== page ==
What Children with Developmental Language Disorder Teach Us About Cross-Situational Word Learning

Karla K. McGregor, Erin Smolak, Michelle Jones, Jacob Oleson, Nichole Eden, Timothy Arbisi-Kelm, Ronald Pomper

Research output: Contribution to journalArticlepeer-review

Abstract

Children with developmental language disorder (DLD) served as a test case for determining the role of extant vocabulary knowledge, endogenous attention, and phonological working memory abilities in cross-situational word learning. First-graders (Mage = 7 years; 3 months), 44 with typical development (TD) and 28 with DLD, completed a cross-situational word-learning task comprised six cycles, followed by retention tests and independent assessments of attention, memory, and vocabulary. Children with DLD scored lower than those with TD on all measures of learning and retention, a performance gap that emerged in the first cycle of the cross-situational protocol and that we attribute to weaknesses in initial encoding. Over cycles, children with DLD learned words at a similar rate as their TD peers but they were less flexible in their strategy use, demonstrating a propose-but-verify approach but never a statistical aggregation approach. Also, they drew upon different mechanisms to support their learning. Attention played a greater role for the children with DLD, whereas extant vocabulary size played a greater role for the children with TD. Children navigate the problem space of cross-situational learning via varied routes. This conclusion is offered as motivation for theorists to capture all learners, not just the most typical ones.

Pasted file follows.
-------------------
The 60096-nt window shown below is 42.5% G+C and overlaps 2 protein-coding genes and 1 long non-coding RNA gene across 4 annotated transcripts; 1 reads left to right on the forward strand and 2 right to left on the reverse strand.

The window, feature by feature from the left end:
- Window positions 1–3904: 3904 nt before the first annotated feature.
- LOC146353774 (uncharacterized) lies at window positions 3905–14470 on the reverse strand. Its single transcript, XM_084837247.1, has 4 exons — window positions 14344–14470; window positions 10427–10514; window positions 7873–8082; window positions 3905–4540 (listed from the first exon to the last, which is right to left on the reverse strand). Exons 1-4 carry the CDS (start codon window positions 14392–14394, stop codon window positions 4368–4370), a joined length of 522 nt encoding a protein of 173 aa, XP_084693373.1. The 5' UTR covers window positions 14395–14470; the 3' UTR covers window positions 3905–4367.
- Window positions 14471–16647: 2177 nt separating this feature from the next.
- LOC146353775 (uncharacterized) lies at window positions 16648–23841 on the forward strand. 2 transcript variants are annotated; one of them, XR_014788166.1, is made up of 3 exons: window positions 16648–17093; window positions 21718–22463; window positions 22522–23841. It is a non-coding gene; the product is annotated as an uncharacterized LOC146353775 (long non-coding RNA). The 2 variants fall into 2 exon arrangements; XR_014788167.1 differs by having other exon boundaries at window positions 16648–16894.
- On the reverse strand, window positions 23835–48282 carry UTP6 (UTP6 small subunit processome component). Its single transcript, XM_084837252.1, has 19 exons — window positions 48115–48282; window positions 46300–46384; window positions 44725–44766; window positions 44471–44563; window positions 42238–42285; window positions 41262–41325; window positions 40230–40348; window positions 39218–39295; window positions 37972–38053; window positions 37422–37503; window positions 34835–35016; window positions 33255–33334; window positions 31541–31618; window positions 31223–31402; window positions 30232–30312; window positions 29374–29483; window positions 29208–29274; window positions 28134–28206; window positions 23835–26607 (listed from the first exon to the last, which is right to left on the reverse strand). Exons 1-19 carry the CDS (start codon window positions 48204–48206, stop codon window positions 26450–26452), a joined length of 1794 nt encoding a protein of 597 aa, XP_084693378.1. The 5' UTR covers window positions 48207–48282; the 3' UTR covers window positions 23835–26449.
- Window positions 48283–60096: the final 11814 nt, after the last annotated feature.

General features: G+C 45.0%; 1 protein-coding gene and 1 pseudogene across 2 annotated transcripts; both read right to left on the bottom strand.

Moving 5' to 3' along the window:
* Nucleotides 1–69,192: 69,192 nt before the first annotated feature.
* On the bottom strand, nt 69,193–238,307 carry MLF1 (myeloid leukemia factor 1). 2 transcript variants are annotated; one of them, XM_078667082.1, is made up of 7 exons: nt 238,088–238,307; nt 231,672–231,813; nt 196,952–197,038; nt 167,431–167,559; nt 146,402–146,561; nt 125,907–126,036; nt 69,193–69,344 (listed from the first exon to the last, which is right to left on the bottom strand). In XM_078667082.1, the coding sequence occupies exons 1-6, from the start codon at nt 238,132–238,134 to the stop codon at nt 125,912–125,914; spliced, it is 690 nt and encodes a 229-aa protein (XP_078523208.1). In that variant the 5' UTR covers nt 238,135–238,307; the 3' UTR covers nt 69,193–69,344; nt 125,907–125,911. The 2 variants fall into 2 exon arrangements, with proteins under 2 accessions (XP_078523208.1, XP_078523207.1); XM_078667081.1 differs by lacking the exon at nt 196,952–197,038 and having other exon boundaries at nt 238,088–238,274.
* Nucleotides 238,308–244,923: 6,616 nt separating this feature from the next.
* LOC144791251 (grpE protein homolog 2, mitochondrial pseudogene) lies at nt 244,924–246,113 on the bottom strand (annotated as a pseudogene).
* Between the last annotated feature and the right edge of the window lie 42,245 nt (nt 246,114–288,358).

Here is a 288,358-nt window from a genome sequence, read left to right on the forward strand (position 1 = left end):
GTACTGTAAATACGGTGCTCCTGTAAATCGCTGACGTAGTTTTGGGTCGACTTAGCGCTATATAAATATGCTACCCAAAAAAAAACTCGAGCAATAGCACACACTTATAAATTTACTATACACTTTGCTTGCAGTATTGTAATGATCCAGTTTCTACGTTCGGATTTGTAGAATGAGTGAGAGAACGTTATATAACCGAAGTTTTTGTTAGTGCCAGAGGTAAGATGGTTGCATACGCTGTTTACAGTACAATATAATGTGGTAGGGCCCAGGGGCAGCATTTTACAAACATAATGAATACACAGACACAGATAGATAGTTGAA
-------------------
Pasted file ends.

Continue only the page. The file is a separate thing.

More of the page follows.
Original languageEnglish (US)
Article numbere13094
JournalCognitive Science
Volume46
Issue number2
DOIs
StatePublished - Feb 2022
Externally publishedYes

Keywords

  • language disorder
  • language learning
  • statistical learning

ASJC Scopus subject areas

  • Experimental and Cognitive Psychology
  • Cognitive Neuroscience
  • Artificial Intelligence

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